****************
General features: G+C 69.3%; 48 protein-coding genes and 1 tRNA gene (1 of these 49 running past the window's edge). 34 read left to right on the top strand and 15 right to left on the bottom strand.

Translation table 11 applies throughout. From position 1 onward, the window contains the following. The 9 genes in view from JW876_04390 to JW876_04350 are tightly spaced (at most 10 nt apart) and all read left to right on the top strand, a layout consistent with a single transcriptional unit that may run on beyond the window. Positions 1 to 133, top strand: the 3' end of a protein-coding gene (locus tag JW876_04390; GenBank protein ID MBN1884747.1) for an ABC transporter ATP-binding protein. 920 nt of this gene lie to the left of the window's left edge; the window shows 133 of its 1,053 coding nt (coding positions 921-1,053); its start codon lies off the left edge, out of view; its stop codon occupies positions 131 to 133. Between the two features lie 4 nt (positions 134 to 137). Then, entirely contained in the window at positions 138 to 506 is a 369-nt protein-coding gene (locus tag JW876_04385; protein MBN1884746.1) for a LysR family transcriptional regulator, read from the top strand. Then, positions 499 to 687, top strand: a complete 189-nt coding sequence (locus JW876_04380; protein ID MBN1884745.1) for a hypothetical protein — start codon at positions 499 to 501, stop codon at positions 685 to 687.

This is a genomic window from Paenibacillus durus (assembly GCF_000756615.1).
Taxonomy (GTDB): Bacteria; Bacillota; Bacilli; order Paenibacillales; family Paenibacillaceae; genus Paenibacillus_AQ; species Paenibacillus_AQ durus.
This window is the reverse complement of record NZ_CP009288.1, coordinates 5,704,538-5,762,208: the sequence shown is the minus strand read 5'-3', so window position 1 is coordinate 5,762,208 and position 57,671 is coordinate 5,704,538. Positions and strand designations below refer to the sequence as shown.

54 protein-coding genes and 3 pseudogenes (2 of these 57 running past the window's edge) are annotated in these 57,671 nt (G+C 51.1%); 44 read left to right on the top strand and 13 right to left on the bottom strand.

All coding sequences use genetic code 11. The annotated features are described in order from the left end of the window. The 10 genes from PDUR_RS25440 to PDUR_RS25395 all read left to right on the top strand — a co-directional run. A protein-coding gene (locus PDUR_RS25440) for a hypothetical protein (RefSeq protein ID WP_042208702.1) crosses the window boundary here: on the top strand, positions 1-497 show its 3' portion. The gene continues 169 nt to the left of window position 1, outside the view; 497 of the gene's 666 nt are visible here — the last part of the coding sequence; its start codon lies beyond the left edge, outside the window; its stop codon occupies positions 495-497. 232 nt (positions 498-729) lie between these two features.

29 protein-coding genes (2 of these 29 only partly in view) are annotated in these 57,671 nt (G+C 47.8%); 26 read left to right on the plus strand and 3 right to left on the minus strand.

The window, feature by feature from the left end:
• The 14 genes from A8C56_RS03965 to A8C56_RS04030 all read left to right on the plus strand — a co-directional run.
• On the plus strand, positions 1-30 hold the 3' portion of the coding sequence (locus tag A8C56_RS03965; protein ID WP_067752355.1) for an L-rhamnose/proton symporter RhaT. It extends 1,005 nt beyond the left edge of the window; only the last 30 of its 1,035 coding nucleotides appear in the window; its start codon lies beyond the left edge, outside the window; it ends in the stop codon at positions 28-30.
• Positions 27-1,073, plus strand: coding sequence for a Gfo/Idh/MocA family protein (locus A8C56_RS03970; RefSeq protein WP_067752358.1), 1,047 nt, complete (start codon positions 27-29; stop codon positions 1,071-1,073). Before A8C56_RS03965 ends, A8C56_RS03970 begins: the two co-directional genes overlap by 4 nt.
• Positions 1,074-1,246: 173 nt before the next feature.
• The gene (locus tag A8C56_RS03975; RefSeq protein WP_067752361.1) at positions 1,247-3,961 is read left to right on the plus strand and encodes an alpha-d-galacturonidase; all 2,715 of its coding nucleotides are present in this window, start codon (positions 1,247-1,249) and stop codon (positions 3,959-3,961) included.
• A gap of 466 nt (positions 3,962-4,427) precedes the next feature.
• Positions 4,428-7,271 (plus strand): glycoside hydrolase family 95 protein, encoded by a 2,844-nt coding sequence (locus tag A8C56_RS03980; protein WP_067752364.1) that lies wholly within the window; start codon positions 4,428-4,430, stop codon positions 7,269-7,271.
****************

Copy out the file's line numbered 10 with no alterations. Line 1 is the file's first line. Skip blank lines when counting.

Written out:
• The 14 genes from A8C56_RS03965 to A8C56_RS04030 all read left to right on the plus strand — a co-directional run.